Limbo PlayStation Vita Analysis

by on June 14, 2013

First released on Xbox LIVE almost three years ago, Limbo wowed us with its tale of a sweet, (apparently) innocent little boy lost in a dark world filled with horrific, violent death traps. Now developers Playdead have ported it to the PlayStation Vita, but how does it stack up against the original?

Part of the pleasure of Limbo is that everything is nondescript and ambiguous. Where is the boy? Why is he there? What’s he striving for? Why is there a terrifying giant spider stalking him for the first hour? The complete lack of a discernible narrative is a huge bonus, placing the onus on your own imagination and forcing you to fill in the gaps for yourself.

The world is wonderfully dark, comprised of black, angular silhouettes and an air of creeping menace that is hard to pinpoint but always palpable. It’s hard not to grow attached to the nameless protagonist, whose bright little eyes are the only points of light in the hideous gloom, and whose sudden and disturbing deaths affect you every time, whether he’s being sliced in half by a massive bear trap or slowly drowning as you mash the buttons hopelessly, as though your desperation might alter the game’s very programming.

There’s no denying Limbo’s appeal. A simple, uncluttered adventure that endears you to the little boy with every step he takes and every challenge he overcomes. From the aforementioned giant spider to brain-worms that drop from the ceiling and take control of your movement; from the weird faceless natives that attempt to kill you at every turn to the environmental puzzles that test your brainpower and reflexes in equal measure, surviving the horrors that Limbo throws at you brings its own rewards over and over again.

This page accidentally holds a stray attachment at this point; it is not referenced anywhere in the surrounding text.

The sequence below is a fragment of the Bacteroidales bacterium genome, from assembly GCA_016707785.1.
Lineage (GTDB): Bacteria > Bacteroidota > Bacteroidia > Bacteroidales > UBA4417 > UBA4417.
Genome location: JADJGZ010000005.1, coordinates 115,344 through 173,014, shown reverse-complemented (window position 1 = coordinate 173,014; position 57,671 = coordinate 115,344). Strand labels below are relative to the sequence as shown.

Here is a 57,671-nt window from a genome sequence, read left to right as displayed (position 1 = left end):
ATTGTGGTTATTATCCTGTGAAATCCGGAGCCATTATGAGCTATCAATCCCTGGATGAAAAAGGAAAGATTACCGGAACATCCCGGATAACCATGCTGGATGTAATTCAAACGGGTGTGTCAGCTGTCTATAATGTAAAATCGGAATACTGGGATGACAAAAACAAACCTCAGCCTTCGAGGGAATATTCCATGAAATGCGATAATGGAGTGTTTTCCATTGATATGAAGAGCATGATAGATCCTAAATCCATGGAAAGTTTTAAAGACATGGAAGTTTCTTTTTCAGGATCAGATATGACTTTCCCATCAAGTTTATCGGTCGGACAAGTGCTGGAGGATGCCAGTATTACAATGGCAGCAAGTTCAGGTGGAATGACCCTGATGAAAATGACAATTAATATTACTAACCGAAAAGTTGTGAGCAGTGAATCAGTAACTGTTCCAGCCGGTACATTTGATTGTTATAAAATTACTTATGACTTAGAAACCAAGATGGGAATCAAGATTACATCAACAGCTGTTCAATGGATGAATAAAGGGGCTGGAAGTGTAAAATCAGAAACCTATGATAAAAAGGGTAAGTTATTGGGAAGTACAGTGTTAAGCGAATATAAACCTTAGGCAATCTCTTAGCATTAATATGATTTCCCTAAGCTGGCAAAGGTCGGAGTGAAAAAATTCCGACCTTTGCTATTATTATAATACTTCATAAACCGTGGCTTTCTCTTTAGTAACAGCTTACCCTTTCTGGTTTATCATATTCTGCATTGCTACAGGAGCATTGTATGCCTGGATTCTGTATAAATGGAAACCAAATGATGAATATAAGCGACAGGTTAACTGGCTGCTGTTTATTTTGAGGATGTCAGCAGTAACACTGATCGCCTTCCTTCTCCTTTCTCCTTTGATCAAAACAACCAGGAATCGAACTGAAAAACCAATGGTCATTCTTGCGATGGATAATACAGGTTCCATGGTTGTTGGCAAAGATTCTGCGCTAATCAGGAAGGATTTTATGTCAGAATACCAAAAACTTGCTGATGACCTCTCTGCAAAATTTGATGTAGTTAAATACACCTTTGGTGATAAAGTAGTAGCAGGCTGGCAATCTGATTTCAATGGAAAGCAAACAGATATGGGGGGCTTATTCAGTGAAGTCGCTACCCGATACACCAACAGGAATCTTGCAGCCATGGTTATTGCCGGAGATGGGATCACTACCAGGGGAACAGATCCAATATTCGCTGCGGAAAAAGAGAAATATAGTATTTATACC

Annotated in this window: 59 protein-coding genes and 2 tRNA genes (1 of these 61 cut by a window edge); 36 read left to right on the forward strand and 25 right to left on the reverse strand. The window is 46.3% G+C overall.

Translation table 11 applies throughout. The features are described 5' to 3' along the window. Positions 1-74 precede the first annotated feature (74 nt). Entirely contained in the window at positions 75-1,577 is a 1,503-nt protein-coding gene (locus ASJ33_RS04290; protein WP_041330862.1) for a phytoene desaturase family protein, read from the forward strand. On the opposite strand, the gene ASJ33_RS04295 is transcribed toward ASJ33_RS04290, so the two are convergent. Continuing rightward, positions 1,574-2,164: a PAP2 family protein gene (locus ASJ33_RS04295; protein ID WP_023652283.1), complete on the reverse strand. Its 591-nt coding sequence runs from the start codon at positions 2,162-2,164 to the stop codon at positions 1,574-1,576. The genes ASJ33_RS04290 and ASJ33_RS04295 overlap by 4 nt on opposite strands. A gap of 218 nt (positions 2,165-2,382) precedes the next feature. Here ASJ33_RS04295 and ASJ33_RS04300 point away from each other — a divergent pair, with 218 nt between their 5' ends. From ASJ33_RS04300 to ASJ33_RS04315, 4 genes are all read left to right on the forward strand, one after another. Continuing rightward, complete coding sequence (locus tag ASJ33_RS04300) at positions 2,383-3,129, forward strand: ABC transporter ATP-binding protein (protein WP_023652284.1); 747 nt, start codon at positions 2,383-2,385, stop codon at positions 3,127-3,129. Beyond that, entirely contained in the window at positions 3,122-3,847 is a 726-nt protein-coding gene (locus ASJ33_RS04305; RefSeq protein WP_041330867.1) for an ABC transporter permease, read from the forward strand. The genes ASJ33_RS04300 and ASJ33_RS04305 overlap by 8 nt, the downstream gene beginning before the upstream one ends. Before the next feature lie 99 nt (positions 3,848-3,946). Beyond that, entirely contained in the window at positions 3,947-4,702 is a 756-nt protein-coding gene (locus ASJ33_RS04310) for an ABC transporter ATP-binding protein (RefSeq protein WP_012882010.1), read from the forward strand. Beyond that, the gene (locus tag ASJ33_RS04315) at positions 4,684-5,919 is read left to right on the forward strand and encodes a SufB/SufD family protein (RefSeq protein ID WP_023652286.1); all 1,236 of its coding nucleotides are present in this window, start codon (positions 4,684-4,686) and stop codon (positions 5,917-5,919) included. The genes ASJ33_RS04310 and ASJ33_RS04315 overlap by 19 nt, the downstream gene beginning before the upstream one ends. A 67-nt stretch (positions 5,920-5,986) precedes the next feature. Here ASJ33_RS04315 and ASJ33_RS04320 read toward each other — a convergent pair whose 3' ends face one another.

Unfortunately, it’s such a winning formula that Playdead and Double Eleven haven’t changed a thing for the Vita version. Where certain puzzles might have made use of the touch screen or motion sensor, the controls remain exactly as they were on the 360. Pushing, pulling, jumping, swinging and running are all still mapped to the buttons and sticks, and the touchpad and touch screen are non-operational. There are no extra levels, no new content whatsoever, and nothing that marks it out as a Vita game.

Of course, you could argue that with a game as close to perfect as Limbo undoubtedly is, there’s little need to change anything. While that’s true, straight ports may benefit those who couldn’t get hold of a game because they didn’t own the original console, but do nothing to sell a new version of a game to existing players (unless being able to guide a ghostly child through the afterlife is something vastly improved by sitting on the porcelain throne while you do it).

The visuals aren’t quite as vivid on the Vita’s small screen as they were on 360, but the audio design is just as immersive as ever, creating a hollow, noiseless vacuum in which the boy’s footsteps echo ominously and every tiny, incidental sound becomes a forewarning of more imminent horror, topped off by some hauntingly melodious incidental music.

Should you buy it? At £9.99, any Vita owner who didn’t play the 360 version of Limbo should certainly pick this up. It’s a fantastically atmospheric, surprisingly moving game that offers a decent selection of puzzles and a beautifully grim world to explore. If you’ve already played the original, be warned: nothing here has changed one iota, and if you weren’t blown away before then you won’t be now. If, however, you simply want a version of Playdead’s masterpiece to take out and about with you, then it’s absolutely worth downloading the Vita edition.